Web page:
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Keyword: Native Americans

Integrating traditional ecological knowledge with western science for optimal natural resource management

Publications Posted on: October 06, 2017
Traditional ecological knowledge (TEK) has been recognized within indigenous communities for millennia; however, traditional ecological knowledge has received growing attention within the western science (WS) paradigm over the past twenty-five years.

Bark-peeled trees are cultural resources

Science Spotlights Posted on: January 22, 2015
Native peoples throughout the northern hemisphere have made use of the nutritious inner bark of pine trees.  Bark-peeling creates distinctive scars on trees, a permanent indicator of this cultural modification.  Like any historical artifact, laws and regulations protect these culturally modified trees (CMTs). 

Benefits of Native American partnerships: Working with Forest Inventory & Analysis

Documents and Media Posted on: January 22, 2015
This brochure describes the Forest Inventory & Analysis (FIA) program and why FIA is important to Native American Tribes. It also provides real examples of partnerships between FIA and Tribes. Document Type: Briefing Papers

The Western Apache home: landscape management and failing ecosystems

Publications Posted on: June 09, 2006
The traditional Western Apache home lies largely within the Madrean Archipelago. The natural resources of the region make up the basis of the Apache home and culture. Profound landscape changes in the region have occurred over the past 150 years. A survey of traditional Western Apache place names documents many of these changes.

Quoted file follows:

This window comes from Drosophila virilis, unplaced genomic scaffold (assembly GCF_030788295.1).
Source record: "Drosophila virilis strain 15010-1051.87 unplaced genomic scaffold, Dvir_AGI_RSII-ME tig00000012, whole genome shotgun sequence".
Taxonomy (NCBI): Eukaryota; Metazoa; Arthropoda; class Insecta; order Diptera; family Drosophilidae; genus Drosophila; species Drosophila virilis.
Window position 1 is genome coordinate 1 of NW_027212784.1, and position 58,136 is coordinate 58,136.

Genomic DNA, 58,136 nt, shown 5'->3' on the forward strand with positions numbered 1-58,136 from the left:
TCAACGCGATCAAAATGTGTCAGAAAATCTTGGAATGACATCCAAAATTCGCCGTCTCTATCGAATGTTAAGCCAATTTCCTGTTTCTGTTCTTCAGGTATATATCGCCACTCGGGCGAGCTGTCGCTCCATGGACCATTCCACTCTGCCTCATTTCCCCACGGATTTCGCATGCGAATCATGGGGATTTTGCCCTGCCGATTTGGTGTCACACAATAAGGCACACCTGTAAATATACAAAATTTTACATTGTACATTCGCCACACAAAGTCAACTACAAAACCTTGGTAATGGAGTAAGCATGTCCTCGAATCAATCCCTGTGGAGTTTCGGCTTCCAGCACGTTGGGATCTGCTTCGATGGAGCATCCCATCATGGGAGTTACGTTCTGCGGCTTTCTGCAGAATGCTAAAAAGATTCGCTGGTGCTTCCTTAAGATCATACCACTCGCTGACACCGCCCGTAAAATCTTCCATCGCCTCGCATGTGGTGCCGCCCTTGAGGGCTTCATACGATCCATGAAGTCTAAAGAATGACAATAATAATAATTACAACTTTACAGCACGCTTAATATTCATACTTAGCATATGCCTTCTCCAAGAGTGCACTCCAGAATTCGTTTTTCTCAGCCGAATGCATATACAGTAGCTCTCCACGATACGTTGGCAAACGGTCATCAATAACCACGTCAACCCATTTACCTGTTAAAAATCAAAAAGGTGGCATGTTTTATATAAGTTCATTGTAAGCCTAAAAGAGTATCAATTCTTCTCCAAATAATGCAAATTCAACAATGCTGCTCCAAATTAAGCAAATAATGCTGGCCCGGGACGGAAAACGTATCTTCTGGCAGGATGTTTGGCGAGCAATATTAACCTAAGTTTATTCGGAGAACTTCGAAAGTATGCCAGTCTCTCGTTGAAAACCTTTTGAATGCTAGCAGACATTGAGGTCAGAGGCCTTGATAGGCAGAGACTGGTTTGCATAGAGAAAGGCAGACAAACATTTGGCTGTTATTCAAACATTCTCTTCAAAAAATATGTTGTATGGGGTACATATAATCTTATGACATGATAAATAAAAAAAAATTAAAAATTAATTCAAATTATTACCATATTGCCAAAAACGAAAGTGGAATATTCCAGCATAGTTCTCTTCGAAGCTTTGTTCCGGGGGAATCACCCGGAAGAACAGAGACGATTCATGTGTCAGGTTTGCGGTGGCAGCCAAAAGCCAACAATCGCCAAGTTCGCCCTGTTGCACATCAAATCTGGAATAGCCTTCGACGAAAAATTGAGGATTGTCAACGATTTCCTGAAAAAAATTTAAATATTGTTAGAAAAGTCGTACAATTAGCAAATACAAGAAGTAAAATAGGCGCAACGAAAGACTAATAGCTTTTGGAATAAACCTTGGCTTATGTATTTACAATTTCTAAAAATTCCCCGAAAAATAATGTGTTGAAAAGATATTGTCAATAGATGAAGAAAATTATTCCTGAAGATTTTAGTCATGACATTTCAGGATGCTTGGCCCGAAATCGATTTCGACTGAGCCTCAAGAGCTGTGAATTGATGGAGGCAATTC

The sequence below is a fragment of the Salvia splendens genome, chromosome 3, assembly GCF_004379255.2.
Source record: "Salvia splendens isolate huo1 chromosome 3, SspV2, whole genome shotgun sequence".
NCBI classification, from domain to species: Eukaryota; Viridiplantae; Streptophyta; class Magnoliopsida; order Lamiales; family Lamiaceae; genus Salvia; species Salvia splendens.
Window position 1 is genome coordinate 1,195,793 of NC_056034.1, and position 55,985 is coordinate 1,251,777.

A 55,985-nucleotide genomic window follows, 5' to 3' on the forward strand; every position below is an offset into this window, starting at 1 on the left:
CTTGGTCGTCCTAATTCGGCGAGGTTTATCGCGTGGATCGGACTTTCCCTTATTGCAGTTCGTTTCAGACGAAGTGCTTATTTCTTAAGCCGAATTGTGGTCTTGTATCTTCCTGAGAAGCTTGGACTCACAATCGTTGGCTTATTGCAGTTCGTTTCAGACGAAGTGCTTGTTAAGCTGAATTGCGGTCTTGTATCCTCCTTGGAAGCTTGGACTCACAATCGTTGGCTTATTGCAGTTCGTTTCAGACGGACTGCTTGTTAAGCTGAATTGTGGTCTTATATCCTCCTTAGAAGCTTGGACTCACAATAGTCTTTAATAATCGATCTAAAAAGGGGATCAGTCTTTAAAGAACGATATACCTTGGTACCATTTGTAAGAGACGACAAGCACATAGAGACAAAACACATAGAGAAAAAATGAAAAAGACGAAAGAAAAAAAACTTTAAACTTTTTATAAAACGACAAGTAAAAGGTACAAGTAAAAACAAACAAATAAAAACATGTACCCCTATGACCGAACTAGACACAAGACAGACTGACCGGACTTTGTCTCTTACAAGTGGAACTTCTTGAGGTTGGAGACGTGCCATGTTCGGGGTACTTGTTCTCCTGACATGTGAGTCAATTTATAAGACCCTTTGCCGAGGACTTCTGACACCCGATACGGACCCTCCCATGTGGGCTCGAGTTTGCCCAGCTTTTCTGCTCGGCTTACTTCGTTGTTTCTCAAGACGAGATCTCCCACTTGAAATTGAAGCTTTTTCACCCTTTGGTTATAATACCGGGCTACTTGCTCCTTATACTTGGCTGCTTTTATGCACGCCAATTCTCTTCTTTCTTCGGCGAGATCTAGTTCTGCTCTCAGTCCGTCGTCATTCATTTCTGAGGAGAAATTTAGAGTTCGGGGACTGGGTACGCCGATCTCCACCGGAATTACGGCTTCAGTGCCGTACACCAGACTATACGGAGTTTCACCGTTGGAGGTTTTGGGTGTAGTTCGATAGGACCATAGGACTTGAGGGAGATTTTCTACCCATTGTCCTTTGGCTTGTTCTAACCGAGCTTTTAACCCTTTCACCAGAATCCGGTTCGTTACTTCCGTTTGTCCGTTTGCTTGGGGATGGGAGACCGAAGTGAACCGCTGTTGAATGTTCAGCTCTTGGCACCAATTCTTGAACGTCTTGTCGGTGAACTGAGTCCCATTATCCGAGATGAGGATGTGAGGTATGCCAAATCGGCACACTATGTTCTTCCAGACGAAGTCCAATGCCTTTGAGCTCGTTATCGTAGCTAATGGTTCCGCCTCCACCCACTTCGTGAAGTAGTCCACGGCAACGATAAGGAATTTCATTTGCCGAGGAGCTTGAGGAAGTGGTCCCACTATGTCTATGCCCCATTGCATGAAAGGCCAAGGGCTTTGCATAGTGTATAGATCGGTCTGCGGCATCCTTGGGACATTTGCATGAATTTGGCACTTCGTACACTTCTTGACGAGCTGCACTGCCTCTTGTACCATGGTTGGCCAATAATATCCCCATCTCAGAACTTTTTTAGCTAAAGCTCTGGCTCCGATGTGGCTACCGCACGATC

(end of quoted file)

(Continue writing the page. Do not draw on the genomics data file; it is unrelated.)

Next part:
CHI CH'IL (acorns): Dissolution of traditional Dilzhe'e gathering practice(s) due to federal control of the landscape

Publications Posted on: June 09, 2006
The radical transformation of the Southwestern landscape over the last century has had multiple repercussions. It is our belief that it was confiscation of the Dilzhe’e (Tonto Apache) home country, combined with evolving control of the land by Federal agencies after 1905, as much as the wars of conquest, which caused the dissolution of traditional Dilzhe’e, practice(s) and associated wisdom.

Tribal wilderness research needs and issues in the United States and Canada

Publications Posted on: March 06, 2006
This paper represents a dialogue between tribal wilderness managers and researchers on the primary research needs of tribal wilderness in the United States and Canada. The authors identify a number of research priorities for tribal wildlands. The paper also discusses some major issues and challenges faced by researchers conducting research in areas that are culturally sensitive to tribal members.